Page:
The recent discovery of the heartbleed vulnerability has prompted certificate authorities to re-issue certificates.

I have two certificates that were generated before the heartbleed vulnerability was discovered. After the SSL issuer told me to regenerate the certificate I have updated both my servers/domains with the new certificates.

If my understanding is correct then the old certificates should have been revoked by the CA and should have made it to the CRL (Certificate revocation List) or the OCSP database (Online Certificate Status Protocol) otherwise it is technically possible for someone to perform a "man in the middle attack" by regenerating the certificates from information picked up from compromised certificates.

Is there a way to check if my old certificates have made it to CRL and OCSP. If they haven't is there a way to get them included?

UPDATE : The situation is that I have already replaced my certificates all I have is the .crt files of the old certificates so using the url to check is not really possible.

  • You can check using certutil I believe. Have a read here
    – MichelZ
    Apr 22, 2014 at 9:28
  • 1
    I use Ubuntu as my desktop and Centos on my server Apr 22, 2014 at 9:55
  • Then I encourage you to tag your question as such
    – MichelZ
    Apr 22, 2014 at 9:59
  • I recommend a read of this for *nix
    – MichelZ
    Apr 22, 2014 at 11:22
  • @MichelZ - i have tagged the question with Ubuntu Apr 22, 2014 at 11:49

4 Answers 4


Get the ocsp url from your cert:

$ openssl x509 -noout -ocsp_uri -in /etc/letsencrypt/archive/31337.it/cert1.pem

Send a request to the ocsp server to check if the cert is revoked or not:

$ openssl ocsp -issuer /etc/letsencrypt/archive/31337.it/chain4.pem -cert /etc/letsencrypt/archive/31337.it/cert4.pem -text -url http://ocsp.int-x1.letsencrypt.org/ -header "HOST" "ocsp.int-x1.letsencrypt.org"
        This Update: Oct 29 10:00:00 2015 GMT
        Next Update: Nov  5 10:00:00 2015 GMT

this is a good cert.

This is a revoked cert:

$  openssl ocsp -issuer /etc/letsencrypt/archive/31337.it/chain3.pem -cert /etc/letsencrypt/archive/31337.it/cert3.pem -text -url http://ocsp.int-x1.letsencrypt.org/ -header "HOST" "ocsp.int-x1.letsencrypt.org"
        This Update: Oct 29 12:00:00 2015 GMT
        Next Update: Nov  5 12:00:00 2015 GMT
        Revocation Time: Oct 29 12:33:57 2015 GMT
  • This worked for me (thanks), but thought I would also mention that in addition the the Revocation Time, my out displayed a Revocation Reason as well, which was helpful when we contacted the issuer trying to figure out what the heck was going on with the cert.
    – sdek
    May 12, 2017 at 18:14
  • 1
    This almost works for me (openssl 1.1.1 on Ubuntu 18.04); I need to replace the space after HOST with an equals sign (=). (The hostname that follows is fifferent, too.) Feb 1, 2022 at 16:49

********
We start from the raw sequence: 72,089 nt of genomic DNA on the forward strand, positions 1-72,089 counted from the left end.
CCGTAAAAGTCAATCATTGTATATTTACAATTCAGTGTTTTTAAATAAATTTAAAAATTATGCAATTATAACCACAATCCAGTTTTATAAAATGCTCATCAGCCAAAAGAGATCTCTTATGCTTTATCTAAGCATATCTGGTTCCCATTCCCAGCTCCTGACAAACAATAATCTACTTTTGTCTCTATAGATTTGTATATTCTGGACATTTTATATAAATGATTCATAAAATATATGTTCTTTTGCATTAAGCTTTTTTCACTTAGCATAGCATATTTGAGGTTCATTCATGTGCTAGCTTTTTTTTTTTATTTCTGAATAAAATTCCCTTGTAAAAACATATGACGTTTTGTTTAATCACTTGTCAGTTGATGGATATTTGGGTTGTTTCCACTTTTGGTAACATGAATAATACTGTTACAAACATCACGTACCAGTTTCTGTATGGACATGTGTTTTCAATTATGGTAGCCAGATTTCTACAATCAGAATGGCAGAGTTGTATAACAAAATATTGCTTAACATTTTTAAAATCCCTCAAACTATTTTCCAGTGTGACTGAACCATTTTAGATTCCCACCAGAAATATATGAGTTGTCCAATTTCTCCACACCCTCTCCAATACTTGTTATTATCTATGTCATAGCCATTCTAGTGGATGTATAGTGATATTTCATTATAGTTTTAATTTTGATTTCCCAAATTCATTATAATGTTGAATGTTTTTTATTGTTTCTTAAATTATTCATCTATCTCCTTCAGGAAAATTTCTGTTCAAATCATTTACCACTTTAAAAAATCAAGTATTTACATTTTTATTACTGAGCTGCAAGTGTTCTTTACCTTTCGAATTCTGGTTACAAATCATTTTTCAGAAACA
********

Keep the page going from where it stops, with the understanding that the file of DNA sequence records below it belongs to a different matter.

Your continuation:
• As @reinierpost points out, with modern Openssl versions (e.g. 1.1.1f on Ubuntu 20.04) the -header argument doesn't take a pair of headers like @Simon indicated ("HOST" "ocsp.int-x1.letsencrypt.org") instead it takes a key=value pair that would look like this -header "HOST=ocsp.int-x1.letsencrypt.org". Additionally, it looks like Let's Encrypt uses this OCSP URL these days : -url http://r3.o.lencr.org -header "HOST=r3.o.lencr.org"
    – gene_wood
    Oct 11 at 17:13

You can use certutil on Windows:

If you have a certificate and want to verify its validity, perform the following command:

certutil -f –urlfetch -verify [FilenameOfCertificate]

For example, use

certutil -f –urlfetch -verify mycertificatefile.cer

Source / More info: TechNet

Additionally, be sure to check with your CA. Just because you rekey the cert / get a new one, does not mean they automatically revoke it!

  • 1
    To install certutil on Ubuntu server use the command sudo apt-get install libnss3-tools. This is not obvious as searching the apt-get cache returns no results for the string certutil . I know that the OP's server is CentOS, but it is possible that other Ubuntu Server admins will find this question helpful as well.
    – dotancohen
    Apr 22, 2014 at 11:25
  • My answer was purely Windows based. I don't know of any *nix implementation of this. See here for a possible *nix solution
    – MichelZ
    Apr 22, 2014 at 11:31
  • 3
    @dotancohen While that program is also called certutil, it's not the same program as certutil.exe on Windows, and is not used in the same way.
    – Dan Getz
    Oct 19, 2015 at 13:30

You can use this SSLLabs service to test SSL certificates, but you need them to be accessible from web. Moreover you can find out some more information, cause this service provide some audit.

  • This requires that the server runs with the old certificate. But having regenerated my certificates all I have is the .crt file of the old certificate. Apr 29, 2014 at 10:54

If you have revoked the certificates through the CA that generated them then they would have made it to OCSP and CRLs.

If you would like to make sure that that is the case, then please extract the ocsp url from the certificate and then construct a ocsp request to that url including the certificate serial number, the ca issuer cert and retrieve the ocsp response and then one could parse it to check and confirm that it is indeed revoked.

More details at this useful page: http://backreference.org/2010/05/09/ocsp-verification-with-openssl/

Note: this requires usage of openssl library.

Edit1: I see that you have added information on OCSP and CRL explicitly after this answer.

You must log in to answer this question.

Not the answer you're looking for? Browse other questions tagged .